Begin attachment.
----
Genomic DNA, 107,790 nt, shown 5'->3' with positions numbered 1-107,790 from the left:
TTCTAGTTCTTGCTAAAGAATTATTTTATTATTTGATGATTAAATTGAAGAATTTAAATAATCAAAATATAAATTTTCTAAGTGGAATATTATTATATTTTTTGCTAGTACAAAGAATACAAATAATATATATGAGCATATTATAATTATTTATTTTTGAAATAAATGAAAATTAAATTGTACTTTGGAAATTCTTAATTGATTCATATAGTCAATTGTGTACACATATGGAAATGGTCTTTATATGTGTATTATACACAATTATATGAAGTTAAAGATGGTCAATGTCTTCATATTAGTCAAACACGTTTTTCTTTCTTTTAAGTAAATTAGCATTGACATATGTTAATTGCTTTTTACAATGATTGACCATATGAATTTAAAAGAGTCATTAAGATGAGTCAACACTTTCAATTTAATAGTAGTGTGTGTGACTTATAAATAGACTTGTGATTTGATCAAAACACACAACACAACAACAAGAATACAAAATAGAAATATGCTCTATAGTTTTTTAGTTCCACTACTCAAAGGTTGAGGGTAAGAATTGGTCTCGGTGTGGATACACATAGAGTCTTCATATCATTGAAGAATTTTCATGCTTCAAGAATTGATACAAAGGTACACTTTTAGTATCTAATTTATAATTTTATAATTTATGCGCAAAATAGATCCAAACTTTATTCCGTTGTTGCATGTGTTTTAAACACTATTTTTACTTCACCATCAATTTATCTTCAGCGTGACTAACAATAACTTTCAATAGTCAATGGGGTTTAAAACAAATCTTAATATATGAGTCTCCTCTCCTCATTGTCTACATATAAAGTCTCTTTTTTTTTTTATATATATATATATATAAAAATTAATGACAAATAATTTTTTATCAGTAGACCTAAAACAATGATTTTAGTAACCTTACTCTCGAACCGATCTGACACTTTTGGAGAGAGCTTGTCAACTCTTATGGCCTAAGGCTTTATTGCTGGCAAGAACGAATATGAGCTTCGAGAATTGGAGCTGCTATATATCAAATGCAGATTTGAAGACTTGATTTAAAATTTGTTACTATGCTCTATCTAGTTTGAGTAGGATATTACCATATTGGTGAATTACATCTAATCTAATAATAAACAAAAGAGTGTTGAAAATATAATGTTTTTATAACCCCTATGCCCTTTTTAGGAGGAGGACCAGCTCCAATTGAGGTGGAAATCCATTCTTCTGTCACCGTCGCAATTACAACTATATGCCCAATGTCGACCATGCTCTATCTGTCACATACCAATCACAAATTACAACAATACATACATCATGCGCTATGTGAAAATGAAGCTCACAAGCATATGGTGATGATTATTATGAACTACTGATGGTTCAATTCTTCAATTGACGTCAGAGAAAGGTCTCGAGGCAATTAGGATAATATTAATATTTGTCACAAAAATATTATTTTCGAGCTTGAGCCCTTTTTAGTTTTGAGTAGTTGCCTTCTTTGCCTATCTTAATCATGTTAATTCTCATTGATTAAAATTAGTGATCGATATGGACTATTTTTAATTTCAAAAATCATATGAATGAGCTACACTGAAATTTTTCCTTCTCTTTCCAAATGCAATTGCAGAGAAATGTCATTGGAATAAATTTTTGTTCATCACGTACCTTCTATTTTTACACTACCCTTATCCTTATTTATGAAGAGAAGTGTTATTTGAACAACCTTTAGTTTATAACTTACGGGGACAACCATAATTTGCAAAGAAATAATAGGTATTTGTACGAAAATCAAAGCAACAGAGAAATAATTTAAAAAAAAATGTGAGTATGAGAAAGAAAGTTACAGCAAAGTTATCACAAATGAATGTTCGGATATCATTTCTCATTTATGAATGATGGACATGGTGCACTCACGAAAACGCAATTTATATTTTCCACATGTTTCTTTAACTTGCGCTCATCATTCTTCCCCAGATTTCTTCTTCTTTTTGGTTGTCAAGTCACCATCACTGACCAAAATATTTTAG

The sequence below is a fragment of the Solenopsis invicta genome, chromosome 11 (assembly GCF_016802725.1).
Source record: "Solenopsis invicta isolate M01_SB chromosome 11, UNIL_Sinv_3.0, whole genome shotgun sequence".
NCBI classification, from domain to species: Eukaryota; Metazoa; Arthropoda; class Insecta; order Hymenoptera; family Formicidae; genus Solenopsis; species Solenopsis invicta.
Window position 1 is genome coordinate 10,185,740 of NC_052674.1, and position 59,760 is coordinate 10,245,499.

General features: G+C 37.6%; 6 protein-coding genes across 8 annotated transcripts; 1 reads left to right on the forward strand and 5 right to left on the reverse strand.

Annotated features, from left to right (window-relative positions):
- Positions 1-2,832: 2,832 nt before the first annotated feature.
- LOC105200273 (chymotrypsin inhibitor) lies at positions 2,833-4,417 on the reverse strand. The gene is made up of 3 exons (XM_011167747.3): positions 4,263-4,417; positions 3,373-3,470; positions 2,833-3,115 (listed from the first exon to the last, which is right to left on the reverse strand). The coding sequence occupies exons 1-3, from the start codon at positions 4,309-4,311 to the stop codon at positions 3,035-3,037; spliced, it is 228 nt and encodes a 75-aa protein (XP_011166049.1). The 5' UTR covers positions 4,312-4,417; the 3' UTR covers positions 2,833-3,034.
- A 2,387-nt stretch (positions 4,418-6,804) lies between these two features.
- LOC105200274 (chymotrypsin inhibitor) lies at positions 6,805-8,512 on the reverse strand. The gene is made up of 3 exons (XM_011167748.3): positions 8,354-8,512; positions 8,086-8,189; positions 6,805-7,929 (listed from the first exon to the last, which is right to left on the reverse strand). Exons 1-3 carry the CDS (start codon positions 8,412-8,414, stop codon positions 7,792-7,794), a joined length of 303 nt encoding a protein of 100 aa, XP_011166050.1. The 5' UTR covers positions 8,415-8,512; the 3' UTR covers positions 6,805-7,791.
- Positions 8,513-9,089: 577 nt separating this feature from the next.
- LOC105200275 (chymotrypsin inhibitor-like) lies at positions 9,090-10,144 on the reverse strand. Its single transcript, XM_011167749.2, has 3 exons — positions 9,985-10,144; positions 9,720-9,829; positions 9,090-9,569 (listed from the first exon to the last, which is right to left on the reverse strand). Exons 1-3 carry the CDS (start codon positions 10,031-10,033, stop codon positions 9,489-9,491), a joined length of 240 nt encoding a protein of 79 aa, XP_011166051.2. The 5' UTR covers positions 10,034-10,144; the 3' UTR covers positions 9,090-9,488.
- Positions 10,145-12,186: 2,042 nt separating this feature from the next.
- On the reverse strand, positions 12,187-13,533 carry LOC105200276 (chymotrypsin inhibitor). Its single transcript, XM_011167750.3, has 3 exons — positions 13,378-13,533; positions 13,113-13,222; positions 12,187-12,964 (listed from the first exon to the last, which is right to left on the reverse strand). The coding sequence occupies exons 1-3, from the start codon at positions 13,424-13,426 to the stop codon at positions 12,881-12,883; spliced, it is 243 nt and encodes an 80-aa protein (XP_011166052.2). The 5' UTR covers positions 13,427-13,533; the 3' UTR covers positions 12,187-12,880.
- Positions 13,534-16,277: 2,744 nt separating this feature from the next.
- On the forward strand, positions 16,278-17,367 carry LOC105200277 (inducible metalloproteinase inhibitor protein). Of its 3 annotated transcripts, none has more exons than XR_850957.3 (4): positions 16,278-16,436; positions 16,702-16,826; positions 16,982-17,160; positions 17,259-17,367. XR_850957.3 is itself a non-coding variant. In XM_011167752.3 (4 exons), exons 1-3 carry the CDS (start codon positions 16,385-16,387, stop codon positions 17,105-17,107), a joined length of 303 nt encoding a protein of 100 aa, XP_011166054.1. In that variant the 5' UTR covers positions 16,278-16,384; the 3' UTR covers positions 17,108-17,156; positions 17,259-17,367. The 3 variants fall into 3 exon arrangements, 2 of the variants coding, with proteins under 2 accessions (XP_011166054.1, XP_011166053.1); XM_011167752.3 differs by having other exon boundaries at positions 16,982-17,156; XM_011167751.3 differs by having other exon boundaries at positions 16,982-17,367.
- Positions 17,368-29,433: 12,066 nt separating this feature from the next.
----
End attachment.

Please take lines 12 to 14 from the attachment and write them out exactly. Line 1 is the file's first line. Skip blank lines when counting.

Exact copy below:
- LOC105200274 (chymotrypsin inhibitor) lies at positions 6,805-8,512 on the reverse strand. The gene is made up of 3 exons (XM_011167748.3): positions 8,354-8,512; positions 8,086-8,189; positions 6,805-7,929 (listed from the first exon to the last, which is right to left on the reverse strand). Exons 1-3 carry the CDS (start codon positions 8,412-8,414, stop codon positions 7,792-7,794), a joined length of 303 nt encoding a protein of 100 aa, XP_011166050.1. The 5' UTR covers positions 8,415-8,512; the 3' UTR covers positions 6,805-7,791.
- Positions 8,513-9,089: 577 nt separating this feature from the next.
- LOC105200275 (chymotrypsin inhibitor-like) lies at positions 9,090-10,144 on the reverse strand. Its single transcript, XM_011167749.2, has 3 exons — positions 9,985-10,144; positions 9,720-9,829; positions 9,090-9,569 (listed from the first exon to the last, which is right to left on the reverse strand). Exons 1-3 carry the CDS (start codon positions 10,031-10,033, stop codon positions 9,489-9,491), a joined length of 240 nt encoding a protein of 79 aa, XP_011166051.2. The 5' UTR covers positions 10,034-10,144; the 3' UTR covers positions 9,090-9,488.